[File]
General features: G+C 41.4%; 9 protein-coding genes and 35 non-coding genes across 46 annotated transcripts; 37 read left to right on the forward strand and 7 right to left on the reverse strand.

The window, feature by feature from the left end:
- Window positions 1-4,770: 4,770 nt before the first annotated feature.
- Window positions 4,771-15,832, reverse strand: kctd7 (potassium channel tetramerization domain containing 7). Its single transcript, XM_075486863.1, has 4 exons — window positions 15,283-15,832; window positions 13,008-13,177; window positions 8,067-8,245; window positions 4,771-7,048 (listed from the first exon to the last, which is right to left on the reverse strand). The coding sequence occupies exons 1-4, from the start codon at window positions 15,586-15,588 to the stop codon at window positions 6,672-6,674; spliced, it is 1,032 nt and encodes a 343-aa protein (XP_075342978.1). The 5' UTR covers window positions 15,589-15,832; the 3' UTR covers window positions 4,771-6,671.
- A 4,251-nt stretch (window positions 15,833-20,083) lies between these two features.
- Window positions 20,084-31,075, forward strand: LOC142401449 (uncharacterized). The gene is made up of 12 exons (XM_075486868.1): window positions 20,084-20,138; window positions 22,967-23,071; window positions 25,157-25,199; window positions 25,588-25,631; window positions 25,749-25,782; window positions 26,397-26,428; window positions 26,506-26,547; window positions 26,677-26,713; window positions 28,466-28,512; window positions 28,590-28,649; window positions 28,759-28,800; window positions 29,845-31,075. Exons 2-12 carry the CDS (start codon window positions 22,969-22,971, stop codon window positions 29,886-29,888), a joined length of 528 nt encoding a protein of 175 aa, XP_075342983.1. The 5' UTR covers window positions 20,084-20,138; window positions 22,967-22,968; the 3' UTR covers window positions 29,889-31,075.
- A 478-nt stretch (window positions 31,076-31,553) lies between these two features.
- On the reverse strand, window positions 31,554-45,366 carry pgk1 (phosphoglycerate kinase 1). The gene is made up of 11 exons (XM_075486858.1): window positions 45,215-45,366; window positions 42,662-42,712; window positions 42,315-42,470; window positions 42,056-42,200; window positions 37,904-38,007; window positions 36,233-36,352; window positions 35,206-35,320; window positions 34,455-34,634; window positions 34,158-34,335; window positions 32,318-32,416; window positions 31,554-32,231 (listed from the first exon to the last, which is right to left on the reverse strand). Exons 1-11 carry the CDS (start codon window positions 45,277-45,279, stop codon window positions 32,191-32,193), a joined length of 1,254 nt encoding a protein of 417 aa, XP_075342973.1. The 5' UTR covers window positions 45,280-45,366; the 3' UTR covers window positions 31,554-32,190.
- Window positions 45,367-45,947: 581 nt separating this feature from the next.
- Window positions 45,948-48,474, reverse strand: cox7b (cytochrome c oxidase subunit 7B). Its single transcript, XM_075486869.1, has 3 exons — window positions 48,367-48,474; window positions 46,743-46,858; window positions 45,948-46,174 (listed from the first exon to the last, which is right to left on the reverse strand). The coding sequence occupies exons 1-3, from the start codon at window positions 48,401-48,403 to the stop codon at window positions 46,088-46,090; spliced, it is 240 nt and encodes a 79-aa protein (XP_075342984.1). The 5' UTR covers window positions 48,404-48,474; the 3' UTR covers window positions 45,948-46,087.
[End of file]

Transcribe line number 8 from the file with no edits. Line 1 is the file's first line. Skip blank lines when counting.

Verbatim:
- On the reverse strand, window positions 31,554-45,366 carry pgk1 (phosphoglycerate kinase 1). The gene is made up of 11 exons (XM_075486858.1): window positions 45,215-45,366; window positions 42,662-42,712; window positions 42,315-42,470; window positions 42,056-42,200; window positions 37,904-38,007; window positions 36,233-36,352; window positions 35,206-35,320; window positions 34,455-34,634; window positions 34,158-34,335; window positions 32,318-32,416; window positions 31,554-32,231 (listed from the first exon to the last, which is right to left on the reverse strand). Exons 1-11 carry the CDS (start codon window positions 45,277-45,279, stop codon window positions 32,191-32,193), a joined length of 1,254 nt encoding a protein of 417 aa, XP_075342973.1. The 5' UTR covers window positions 45,280-45,366; the 3' UTR covers window positions 31,554-32,190.